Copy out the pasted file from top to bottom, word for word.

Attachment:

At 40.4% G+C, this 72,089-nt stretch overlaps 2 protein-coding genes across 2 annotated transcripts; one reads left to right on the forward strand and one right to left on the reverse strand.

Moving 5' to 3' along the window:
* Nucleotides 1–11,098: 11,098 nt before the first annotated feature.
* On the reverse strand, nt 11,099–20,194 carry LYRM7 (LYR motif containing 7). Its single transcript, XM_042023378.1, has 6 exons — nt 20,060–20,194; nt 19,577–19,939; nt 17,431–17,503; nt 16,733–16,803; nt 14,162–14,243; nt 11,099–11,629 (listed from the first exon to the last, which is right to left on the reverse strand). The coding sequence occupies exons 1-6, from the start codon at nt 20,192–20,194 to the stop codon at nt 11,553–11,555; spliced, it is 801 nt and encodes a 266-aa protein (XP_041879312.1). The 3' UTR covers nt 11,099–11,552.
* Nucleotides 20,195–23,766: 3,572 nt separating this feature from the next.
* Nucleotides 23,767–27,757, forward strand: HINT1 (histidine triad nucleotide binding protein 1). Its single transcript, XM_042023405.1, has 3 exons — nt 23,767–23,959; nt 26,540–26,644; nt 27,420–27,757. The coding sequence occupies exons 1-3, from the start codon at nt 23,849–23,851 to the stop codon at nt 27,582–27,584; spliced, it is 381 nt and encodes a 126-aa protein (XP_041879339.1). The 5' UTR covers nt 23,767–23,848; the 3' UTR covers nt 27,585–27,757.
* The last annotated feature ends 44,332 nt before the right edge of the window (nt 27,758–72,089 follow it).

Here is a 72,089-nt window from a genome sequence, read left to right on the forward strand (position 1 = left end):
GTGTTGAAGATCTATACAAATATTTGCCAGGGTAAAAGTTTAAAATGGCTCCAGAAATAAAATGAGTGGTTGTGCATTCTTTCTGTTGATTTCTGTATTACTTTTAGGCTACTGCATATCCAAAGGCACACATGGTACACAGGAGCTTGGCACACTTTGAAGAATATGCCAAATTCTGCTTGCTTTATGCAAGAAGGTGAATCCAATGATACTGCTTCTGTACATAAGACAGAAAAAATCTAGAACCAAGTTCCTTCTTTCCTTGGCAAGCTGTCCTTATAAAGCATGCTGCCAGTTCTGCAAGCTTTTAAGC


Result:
At 40.4% G+C, this 72,089-nt stretch overlaps 2 protein-coding genes across 2 annotated transcripts; one reads left to right on the forward strand and one right to left on the reverse strand.

Moving 5' to 3' along the window:
* Nucleotides 1–11,098: 11,098 nt before the first annotated feature.
* On the reverse strand, nt 11,099–20,194 carry LYRM7 (LYR motif containing 7). Its single transcript, XM_042023378.1, has 6 exons — nt 20,060–20,194; nt 19,577–19,939; nt 17,431–17,503; nt 16,733–16,803; nt 14,162–14,243; nt 11,099–11,629 (listed from the first exon to the last, which is right to left on the reverse strand). The coding sequence occupies exons 1-6, from the start codon at nt 20,192–20,194 to the stop codon at nt 11,553–11,555; spliced, it is 801 nt and encodes a 266-aa protein (XP_041879312.1). The 3' UTR covers nt 11,099–11,552.
* Nucleotides 20,195–23,766: 3,572 nt separating this feature from the next.
* Nucleotides 23,767–27,757, forward strand: HINT1 (histidine triad nucleotide binding protein 1). Its single transcript, XM_042023405.1, has 3 exons — nt 23,767–23,959; nt 26,540–26,644; nt 27,420–27,757. The coding sequence occupies exons 1-3, from the start codon at nt 23,849–23,851 to the stop codon at nt 27,582–27,584; spliced, it is 381 nt and encodes a 126-aa protein (XP_041879339.1). The 5' UTR covers nt 23,767–23,848; the 3' UTR covers nt 27,585–27,757.
* The last annotated feature ends 44,332 nt before the right edge of the window (nt 27,758–72,089 follow it).

Here is a 72,089-nt window from a genome sequence, read left to right on the forward strand (position 1 = left end):
GTGTTGAAGATCTATACAAATATTTGCCAGGGTAAAAGTTTAAAATGGCTCCAGAAATAAAATGAGTGGTTGTGCATTCTTTCTGTTGATTTCTGTATTACTTTTAGGCTACTGCATATCCAAAGGCACACATGGTACACAGGAGCTTGGCACACTTTGAAGAATATGCCAAATTCTGCTTGCTTTATGCAAGAAGGTGAATCCAATGATACTGCTTCTGTACATAAGACAGAAAAAATCTAGAACCAAGTTCCTTCTTTCCTTGGCAAGCTGTCCTTATAAAGCATGCTGCCAGTTCTGCAAGCTTTTAAGC